On Sept. 8, a mandatory evacuation order was implemented for barrier islands in Sarasota County.
Hours before it was set to make landfall in Florida, Hurricane Irma’s effects were showing up in the parking lot of the Longboat Key Publix.
Igor and Alina Korshukov were preparing to get to Illinois -- somehow. After 20 years vacationing on Longboat, this was their first experience with a hurricane.
“There’s a first time for everything,”Alina Korshukov said.
She said they were fearful their flight to Chicago would be canceled. If that happened, they were ready to make the 1,200-mile drive back home - and away from the storm. In either scenario, they said they weren’t worried.
“Some people panic, but what can you really do?” Igor Korshukov said.
Several parking spots over, others were trying to figure out a plan to get even farther away -- across the Atlantic Ocean. Julie and Jacques Deffense were scheduled to leave Longboat a week ago, but their flight home to Portugal was canceled. On Friday, they were worried they would lose a rescheduled flight out of Tampa for Tuesday.
They were just as worried about what they’d do until then.
An hour after the evacuation announcement, the Deffenses were wondering aloud if they should go to a Sarasota County shelter on the mainland or to their property in Lakewood Ranch. They also debated weathering the storm with Julie’s cousin on Longboat, but were taken aback by the evacuation order Friday afternoon.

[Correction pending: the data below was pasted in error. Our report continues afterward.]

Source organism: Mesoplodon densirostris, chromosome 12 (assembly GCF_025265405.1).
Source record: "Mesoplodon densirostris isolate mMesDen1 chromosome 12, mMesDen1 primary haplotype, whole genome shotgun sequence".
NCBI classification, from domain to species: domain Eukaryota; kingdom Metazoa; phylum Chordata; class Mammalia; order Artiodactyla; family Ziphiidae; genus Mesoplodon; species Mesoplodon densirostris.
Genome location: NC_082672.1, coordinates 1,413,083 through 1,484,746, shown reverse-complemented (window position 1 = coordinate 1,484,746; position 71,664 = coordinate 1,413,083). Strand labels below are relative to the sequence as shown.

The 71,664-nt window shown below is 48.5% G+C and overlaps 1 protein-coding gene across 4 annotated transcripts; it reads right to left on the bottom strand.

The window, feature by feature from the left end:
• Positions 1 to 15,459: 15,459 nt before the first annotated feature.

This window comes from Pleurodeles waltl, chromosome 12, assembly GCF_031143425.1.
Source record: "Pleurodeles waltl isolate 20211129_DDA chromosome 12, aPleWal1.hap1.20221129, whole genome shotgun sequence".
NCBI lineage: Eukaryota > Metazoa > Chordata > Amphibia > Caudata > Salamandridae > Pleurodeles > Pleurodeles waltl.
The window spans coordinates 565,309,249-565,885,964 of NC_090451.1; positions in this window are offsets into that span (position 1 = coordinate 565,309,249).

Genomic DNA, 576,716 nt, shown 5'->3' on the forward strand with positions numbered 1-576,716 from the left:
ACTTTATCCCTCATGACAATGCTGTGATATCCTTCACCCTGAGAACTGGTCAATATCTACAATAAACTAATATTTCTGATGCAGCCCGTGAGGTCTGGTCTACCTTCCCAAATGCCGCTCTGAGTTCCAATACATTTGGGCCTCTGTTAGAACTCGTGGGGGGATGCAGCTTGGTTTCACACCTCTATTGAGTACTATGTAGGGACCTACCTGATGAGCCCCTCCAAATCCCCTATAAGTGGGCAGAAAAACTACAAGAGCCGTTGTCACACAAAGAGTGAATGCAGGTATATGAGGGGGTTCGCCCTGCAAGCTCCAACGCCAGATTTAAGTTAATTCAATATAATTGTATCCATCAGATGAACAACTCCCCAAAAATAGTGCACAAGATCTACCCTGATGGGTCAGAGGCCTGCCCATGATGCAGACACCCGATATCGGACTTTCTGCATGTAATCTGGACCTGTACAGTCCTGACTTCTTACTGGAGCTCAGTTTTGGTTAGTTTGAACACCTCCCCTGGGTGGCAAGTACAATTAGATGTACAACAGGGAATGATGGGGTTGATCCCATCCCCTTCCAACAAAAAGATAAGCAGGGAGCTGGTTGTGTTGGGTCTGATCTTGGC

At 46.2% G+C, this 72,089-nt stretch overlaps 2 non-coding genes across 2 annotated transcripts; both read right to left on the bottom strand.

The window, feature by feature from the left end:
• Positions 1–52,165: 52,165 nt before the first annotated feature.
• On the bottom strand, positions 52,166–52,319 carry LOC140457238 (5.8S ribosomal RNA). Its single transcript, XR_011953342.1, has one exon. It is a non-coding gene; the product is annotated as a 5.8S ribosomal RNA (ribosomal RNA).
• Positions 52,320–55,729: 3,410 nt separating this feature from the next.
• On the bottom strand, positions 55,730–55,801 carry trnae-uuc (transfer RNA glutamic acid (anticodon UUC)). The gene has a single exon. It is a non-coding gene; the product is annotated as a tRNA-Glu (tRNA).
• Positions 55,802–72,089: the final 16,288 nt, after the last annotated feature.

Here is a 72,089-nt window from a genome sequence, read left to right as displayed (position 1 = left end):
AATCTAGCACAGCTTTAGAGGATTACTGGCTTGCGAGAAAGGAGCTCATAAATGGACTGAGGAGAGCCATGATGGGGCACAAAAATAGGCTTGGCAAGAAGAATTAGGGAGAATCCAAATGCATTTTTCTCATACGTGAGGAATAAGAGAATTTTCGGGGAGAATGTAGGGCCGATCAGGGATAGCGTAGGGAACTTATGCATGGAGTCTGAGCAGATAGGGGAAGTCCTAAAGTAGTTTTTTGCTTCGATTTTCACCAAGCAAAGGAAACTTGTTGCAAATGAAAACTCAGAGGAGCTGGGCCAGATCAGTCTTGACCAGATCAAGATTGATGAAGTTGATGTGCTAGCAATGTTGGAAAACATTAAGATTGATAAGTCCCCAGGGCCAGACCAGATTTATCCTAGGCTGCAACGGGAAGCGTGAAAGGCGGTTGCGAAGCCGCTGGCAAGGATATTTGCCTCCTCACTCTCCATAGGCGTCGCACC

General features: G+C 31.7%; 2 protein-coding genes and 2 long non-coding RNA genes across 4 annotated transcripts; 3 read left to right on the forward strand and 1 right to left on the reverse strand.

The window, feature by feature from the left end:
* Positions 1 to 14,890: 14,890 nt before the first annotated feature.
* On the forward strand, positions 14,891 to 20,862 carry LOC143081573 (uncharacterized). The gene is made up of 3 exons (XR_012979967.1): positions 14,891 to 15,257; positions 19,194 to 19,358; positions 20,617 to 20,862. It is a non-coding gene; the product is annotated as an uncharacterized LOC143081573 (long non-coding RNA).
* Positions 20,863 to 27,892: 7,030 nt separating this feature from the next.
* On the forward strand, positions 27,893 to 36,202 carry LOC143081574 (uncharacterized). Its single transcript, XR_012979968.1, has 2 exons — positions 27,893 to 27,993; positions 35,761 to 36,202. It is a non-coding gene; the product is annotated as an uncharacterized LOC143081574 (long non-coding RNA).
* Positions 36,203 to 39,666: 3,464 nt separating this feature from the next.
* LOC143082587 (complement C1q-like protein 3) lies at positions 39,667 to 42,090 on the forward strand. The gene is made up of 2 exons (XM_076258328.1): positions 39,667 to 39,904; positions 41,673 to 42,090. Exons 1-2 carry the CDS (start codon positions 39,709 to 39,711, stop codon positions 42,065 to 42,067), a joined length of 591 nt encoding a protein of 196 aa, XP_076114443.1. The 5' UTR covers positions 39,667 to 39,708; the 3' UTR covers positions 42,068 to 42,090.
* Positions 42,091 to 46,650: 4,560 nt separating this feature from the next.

“We don’t know what to do,” Julie Deffense said.
Paul Cooper was gathering supplies to relocate from his property on Lido Key to head to a home farther inland in Sarasota County. On Friday afternoon he was at the Longboat Key Publix filling his car with gallon jugs of water and other essentials. Among the supplies were a six-pack of Guinness, a six-pack of Angry Orchard Hard Cider and a grocery bag full of wine bottles.
“This is just the tip of the iceberg,” Cooper said of his purchases.
On Tuesday, Jim Smith had already packed his car with 16 cases of water and 25 gallons of gas and left Atlanta for Longboat Key. Surprisingly, he wasn’t the only one heading south. Smith, an Emerald Harbor resident, was working his way to his family.
Later on in the week, as news trickled around the island that Longboat Key and surrounding barrier islands were under mandatory evacuation orders, Smith and other residents began filling bags with sand.
There was a mix of apprehension and alertness as residents dug in..
“If that rascal… if it gets in the Gulf, it could be ugly for us, but God’s in control,” Smith said.
Smith and his family will either go stay with friends or try to get on a flight out of town, but others were planning to stay. Linda Aitkin worried about wind and water but plans to stay put.
“At this point, there’s really nowhere to go,” she said.
Cathy Hendrickson and her husband plan to leave. This is her first hurricane, so she was getting out without knowing what to expect when she came home.
“I just hope we have something we can move back into,” Hendrickson said.
Across the street from the sandbag distribution site at Broadway Street beach access, Brian and Karen Feeney were boarding up their house in the Village. The two were heading to Dunedin, but that was their plan before the mandatory evacuation was ordered.
“We always knew someday it would probably happen,” Karen Feeney said.
The two were worried about flooding, but they felt did all they could do. Their front door was lined with sandbags and they placed plywood across their front window.
“If it’s all for nothing, better safe than sorry,” Karen Feeney said.
Join the Neighborhood! Our 100% local content helps strengthen our communities by delivering news and information that is relevant to our readers. Support independent local journalism by joining the Observer's new membership program — The Newsies — a group of like-minded community citizens, like you. Be a Newsie.